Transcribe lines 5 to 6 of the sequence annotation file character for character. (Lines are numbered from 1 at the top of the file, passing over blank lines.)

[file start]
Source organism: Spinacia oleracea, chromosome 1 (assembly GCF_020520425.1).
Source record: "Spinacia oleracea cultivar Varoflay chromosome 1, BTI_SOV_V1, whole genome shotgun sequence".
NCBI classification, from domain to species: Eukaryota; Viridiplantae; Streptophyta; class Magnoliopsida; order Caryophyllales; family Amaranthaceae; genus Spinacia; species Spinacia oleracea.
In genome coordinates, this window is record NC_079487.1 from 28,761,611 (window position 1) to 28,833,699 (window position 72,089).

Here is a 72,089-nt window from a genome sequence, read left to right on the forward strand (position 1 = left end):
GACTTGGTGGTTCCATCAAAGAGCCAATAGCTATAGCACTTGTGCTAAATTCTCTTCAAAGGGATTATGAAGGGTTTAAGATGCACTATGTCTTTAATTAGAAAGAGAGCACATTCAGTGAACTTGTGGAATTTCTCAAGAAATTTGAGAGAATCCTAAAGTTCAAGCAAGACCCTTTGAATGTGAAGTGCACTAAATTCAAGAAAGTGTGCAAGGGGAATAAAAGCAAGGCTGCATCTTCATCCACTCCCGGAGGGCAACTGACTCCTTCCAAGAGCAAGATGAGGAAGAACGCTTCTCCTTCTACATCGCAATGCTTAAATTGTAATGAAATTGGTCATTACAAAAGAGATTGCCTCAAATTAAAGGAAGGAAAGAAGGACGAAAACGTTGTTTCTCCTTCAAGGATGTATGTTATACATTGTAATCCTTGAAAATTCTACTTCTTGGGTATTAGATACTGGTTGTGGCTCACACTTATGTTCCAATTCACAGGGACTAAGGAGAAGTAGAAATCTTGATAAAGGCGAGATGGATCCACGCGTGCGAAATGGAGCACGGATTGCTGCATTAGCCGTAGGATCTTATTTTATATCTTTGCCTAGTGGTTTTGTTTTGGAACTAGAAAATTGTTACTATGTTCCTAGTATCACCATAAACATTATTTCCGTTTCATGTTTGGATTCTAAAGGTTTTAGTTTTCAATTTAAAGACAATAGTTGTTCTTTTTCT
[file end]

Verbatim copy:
Here is a 72,089-nt window from a genome sequence, read left to right on the forward strand (position 1 = left end):
GACTTGGTGGTTCCATCAAAGAGCCAATAGCTATAGCACTTGTGCTAAATTCTCTTCAAAGGGATTATGAAGGGTTTAAGATGCACTATGTCTTTAATTAGAAAGAGAGCACATTCAGTGAACTTGTGGAATTTCTCAAGAAATTTGAGAGAATCCTAAAGTTCAAGCAAGACCCTTTGAATGTGAAGTGCACTAAATTCAAGAAAGTGTGCAAGGGGAATAAAAGCAAGGCTGCATCTTCATCCACTCCCGGAGGGCAACTGACTCCTTCCAAGAGCAAGATGAGGAAGAACGCTTCTCCTTCTACATCGCAATGCTTAAATTGTAATGAAATTGGTCATTACAAAAGAGATTGCCTCAAATTAAAGGAAGGAAAGAAGGACGAAAACGTTGTTTCTCCTTCAAGGATGTATGTTATACATTGTAATCCTTGAAAATTCTACTTCTTGGGTATTAGATACTGGTTGTGGCTCACACTTATGTTCCAATTCACAGGGACTAAGGAGAAGTAGAAATCTTGATAAAGGCGAGATGGATCCACGCGTGCGAAATGGAGCACGGATTGCTGCATTAGCCGTAGGATCTTATTTTATATCTTTGCCTAGTGGTTTTGTTTTGGAACTAGAAAATTGTTACTATGTTCCTAGTATCACCATAAACATTATTTCCGTTTCATGTTTGGATTCTAAAGGTTTTAGTTTTCAATTTAAAGACAATAGTTGTTCTTTTTCT